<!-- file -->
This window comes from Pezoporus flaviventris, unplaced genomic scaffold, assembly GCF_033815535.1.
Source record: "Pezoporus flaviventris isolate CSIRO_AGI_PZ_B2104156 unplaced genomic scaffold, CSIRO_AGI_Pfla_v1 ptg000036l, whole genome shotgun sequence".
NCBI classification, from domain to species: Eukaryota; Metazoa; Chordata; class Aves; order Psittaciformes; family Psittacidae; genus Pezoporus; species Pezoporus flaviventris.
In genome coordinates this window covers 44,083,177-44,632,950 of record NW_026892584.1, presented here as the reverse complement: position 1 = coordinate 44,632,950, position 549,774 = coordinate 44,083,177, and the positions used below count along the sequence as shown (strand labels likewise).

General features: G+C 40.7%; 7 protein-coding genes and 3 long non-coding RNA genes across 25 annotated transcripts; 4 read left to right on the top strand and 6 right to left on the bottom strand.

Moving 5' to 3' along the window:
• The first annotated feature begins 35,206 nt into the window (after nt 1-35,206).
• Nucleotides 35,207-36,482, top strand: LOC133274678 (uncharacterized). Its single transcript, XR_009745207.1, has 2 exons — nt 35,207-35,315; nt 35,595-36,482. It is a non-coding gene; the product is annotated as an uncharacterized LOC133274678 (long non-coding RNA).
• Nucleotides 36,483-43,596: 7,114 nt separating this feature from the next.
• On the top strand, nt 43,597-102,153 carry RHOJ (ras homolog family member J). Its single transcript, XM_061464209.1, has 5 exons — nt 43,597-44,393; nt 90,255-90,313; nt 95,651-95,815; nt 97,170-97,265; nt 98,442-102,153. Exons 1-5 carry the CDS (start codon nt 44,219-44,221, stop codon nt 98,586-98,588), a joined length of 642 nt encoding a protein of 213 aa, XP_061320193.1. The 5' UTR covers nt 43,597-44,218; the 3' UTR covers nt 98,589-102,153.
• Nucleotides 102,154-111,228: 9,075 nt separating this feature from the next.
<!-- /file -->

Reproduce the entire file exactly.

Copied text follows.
This window comes from Pezoporus flaviventris, unplaced genomic scaffold, assembly GCF_033815535.1.
Source record: "Pezoporus flaviventris isolate CSIRO_AGI_PZ_B2104156 unplaced genomic scaffold, CSIRO_AGI_Pfla_v1 ptg000036l, whole genome shotgun sequence".
NCBI classification, from domain to species: Eukaryota; Metazoa; Chordata; class Aves; order Psittaciformes; family Psittacidae; genus Pezoporus; species Pezoporus flaviventris.
In genome coordinates this window covers 44,083,177-44,632,950 of record NW_026892584.1, presented here as the reverse complement: position 1 = coordinate 44,632,950, position 549,774 = coordinate 44,083,177, and the positions used below count along the sequence as shown (strand labels likewise).

General features: G+C 40.7%; 7 protein-coding genes and 3 long non-coding RNA genes across 25 annotated transcripts; 4 read left to right on the top strand and 6 right to left on the bottom strand.

Moving 5' to 3' along the window:
• The first annotated feature begins 35,206 nt into the window (after nt 1-35,206).
• Nucleotides 35,207-36,482, top strand: LOC133274678 (uncharacterized). Its single transcript, XR_009745207.1, has 2 exons — nt 35,207-35,315; nt 35,595-36,482. It is a non-coding gene; the product is annotated as an uncharacterized LOC133274678 (long non-coding RNA).
• Nucleotides 36,483-43,596: 7,114 nt separating this feature from the next.
• On the top strand, nt 43,597-102,153 carry RHOJ (ras homolog family member J). Its single transcript, XM_061464209.1, has 5 exons — nt 43,597-44,393; nt 90,255-90,313; nt 95,651-95,815; nt 97,170-97,265; nt 98,442-102,153. Exons 1-5 carry the CDS (start codon nt 44,219-44,221, stop codon nt 98,586-98,588), a joined length of 642 nt encoding a protein of 213 aa, XP_061320193.1. The 5' UTR covers nt 43,597-44,218; the 3' UTR covers nt 98,589-102,153.
• Nucleotides 102,154-111,228: 9,075 nt separating this feature from the next.